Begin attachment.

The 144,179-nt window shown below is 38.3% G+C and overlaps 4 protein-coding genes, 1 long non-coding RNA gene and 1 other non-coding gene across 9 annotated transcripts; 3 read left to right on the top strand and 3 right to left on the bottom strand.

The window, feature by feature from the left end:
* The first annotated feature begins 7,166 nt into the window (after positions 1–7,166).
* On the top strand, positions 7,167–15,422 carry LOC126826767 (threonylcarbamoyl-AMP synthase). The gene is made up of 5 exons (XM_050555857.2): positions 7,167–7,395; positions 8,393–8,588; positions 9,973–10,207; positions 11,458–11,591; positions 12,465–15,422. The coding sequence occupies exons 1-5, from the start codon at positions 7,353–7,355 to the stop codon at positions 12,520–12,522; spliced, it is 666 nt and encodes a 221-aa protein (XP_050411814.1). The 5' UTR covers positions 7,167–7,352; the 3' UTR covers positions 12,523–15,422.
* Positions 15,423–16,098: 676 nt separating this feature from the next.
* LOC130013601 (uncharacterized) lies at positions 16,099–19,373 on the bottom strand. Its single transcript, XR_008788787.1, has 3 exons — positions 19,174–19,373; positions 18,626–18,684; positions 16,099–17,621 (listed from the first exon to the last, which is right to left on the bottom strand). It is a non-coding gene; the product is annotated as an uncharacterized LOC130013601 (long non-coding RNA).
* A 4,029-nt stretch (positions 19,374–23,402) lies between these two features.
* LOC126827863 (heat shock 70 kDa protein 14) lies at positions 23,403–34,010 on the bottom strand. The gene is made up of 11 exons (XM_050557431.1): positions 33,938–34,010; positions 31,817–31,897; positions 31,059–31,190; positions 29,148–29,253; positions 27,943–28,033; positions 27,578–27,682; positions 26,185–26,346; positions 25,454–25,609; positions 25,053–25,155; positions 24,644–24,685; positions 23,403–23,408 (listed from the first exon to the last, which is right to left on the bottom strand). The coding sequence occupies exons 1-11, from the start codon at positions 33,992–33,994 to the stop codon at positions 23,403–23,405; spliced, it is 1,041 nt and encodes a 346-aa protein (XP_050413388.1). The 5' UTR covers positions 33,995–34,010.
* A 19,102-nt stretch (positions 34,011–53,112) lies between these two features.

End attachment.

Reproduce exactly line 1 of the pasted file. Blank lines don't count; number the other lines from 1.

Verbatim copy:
The 144,179-nt window shown below is 38.3% G+C and overlaps 4 protein-coding genes, 1 long non-coding RNA gene and 1 other non-coding gene across 9 annotated transcripts; 3 read left to right on the top strand and 3 right to left on the bottom strand.